We went on a tour of many dataviz blogs, and documented various styles of criticism. In the next class, we will discuss what style we'd adopt in the course.


The composition of the class brings me great excitement. There are 12 enrolled students, which is probably the maximum for a class of this type.  One student subsequently dropped out, after learning that the workshop is really not for true beginners.

The workshop participants come from all three schools of dataviz: computer science, statistics, and design. Amongst us are an academic economist trained in statistical methods, several IT professionals, and an art director. This should make for rewarding conversation, as inevitably there will be differences in perspective.


REQUEST FOR HELP: A variety of projects have been proposed; several are using this opportunity to explore data sets from their work. That said, some participants are hoping to find certain datasets. If you know of good sources for the following, please write a comment below and link to them:

  • Opening-day ratings from sites like Rotten Tomatoes
  • New York City water quality measures by county (or other geographical unit), probably from an environmental agency
  • Data about donors/donations to public media companies


Since this is a dataviz blog, I want to include a chart with this post. I did a poll of the enrolled students, and one of the questions was about what dataviz tools they use to generate charts. I present here two views of the same data.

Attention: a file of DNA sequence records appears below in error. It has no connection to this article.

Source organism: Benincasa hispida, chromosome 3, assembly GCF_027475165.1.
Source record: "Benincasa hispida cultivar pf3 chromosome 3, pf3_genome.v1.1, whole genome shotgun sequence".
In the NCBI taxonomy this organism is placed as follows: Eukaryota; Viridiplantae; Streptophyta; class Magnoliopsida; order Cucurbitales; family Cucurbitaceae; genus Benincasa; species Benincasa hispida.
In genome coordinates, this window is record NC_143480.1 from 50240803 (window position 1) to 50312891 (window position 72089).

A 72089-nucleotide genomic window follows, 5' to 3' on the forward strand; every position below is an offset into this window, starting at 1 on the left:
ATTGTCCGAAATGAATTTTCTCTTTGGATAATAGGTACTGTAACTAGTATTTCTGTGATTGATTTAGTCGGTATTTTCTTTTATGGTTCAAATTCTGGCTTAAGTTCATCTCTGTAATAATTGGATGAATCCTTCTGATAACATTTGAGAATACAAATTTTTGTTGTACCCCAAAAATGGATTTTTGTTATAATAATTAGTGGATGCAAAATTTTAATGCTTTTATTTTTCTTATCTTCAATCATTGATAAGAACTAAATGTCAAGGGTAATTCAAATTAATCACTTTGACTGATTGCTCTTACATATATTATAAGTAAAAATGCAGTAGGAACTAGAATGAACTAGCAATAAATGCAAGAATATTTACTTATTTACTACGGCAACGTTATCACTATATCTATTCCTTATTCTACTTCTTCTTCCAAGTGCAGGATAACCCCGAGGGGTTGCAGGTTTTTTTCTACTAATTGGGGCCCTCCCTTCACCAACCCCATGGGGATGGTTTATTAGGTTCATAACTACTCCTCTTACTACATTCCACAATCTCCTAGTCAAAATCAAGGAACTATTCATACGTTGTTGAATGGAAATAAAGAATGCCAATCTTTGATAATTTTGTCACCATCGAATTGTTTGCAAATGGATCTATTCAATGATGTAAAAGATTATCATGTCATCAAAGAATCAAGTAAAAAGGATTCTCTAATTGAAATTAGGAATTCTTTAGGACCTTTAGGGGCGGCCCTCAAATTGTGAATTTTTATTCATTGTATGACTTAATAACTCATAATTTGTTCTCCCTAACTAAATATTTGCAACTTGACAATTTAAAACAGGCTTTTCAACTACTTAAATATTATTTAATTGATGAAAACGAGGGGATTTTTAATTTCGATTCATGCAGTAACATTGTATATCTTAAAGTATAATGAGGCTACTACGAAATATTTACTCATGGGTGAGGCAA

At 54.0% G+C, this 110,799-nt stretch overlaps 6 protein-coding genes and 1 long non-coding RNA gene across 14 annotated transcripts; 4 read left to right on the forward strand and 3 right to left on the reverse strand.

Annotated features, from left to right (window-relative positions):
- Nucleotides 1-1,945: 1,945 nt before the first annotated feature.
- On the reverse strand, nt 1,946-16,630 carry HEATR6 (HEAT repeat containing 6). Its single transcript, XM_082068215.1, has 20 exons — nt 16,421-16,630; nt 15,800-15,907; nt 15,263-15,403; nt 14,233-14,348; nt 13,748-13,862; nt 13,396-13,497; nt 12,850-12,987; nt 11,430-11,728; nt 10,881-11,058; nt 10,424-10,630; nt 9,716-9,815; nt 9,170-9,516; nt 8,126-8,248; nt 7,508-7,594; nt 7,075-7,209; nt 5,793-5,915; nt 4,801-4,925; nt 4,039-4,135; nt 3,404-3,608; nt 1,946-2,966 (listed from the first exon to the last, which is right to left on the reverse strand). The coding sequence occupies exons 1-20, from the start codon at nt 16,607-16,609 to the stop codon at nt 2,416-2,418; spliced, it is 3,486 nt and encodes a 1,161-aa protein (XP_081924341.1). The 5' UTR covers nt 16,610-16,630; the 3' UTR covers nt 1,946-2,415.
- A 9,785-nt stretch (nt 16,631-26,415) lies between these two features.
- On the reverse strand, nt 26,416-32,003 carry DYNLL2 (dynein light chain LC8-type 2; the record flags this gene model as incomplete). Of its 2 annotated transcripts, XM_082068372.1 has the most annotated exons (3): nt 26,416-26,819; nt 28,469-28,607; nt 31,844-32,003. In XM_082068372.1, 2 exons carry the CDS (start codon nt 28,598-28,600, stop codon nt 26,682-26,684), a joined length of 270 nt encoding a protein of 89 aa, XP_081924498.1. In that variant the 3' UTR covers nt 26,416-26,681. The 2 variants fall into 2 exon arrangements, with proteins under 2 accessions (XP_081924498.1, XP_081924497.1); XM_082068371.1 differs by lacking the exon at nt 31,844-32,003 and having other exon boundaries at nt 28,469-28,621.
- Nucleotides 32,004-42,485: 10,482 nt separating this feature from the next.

The first is a standard column chart, plotting the number of students who include a particular tool in his or her toolset (each student is allowed to name more than one tools). This presents a simple piece of information simply: Excel is the most popular although the long tail indicates the variety of tools people use in practice.


What the first option doesn't bring out is the correlation between tools, indicated by several tools used by the same participant. The second option makes this clear, with each column representing a student. This chart is richer as it also provides information on how many tools the average student uses, and the relationship between different tools.


The tradeoff is that the reader has to work a little more to understand the relative importance of the different tools, a message that is very clear in the first option. 

This second option is also not scalable. If there are thousands of students, the chart will lose its punch (although it will undoubtedly be called beautiful).

Which version do you like? Are there even better ways to present this information?


A message worth repeating

When you see two time series, resist the temptation to plot them as lines on the same chart. According to the Atlantic, the following dual-axis chart has been making the rounds in the investment community: (thanks to Alberto Cairo for the tip)